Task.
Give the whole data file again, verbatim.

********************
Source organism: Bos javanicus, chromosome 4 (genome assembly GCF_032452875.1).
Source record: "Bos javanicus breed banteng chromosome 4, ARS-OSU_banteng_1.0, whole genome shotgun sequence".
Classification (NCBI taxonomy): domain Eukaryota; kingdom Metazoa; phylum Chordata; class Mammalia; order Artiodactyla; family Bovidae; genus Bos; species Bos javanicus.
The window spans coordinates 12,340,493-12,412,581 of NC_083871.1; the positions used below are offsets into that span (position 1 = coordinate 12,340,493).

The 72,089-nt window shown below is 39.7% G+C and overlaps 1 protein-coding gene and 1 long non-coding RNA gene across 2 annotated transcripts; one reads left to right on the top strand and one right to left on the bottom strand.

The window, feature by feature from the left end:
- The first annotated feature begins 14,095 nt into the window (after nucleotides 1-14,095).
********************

Source organism: Bos javanicus, chromosome 4 (genome assembly GCF_032452875.1).
Source record: "Bos javanicus breed banteng chromosome 4, ARS-OSU_banteng_1.0, whole genome shotgun sequence".
Classification (NCBI taxonomy): domain Eukaryota; kingdom Metazoa; phylum Chordata; class Mammalia; order Artiodactyla; family Bovidae; genus Bos; species Bos javanicus.
The window spans coordinates 12,340,493-12,412,581 of NC_083871.1; the positions used below are offsets into that span (position 1 = coordinate 12,340,493).

The 72,089-nt window shown below is 39.7% G+C and overlaps 1 protein-coding gene and 1 long non-coding RNA gene across 2 annotated transcripts; one reads left to right on the top strand and one right to left on the bottom strand.

The window, feature by feature from the left end:
- The first annotated feature begins 14,095 nt into the window (after nucleotides 1-14,095).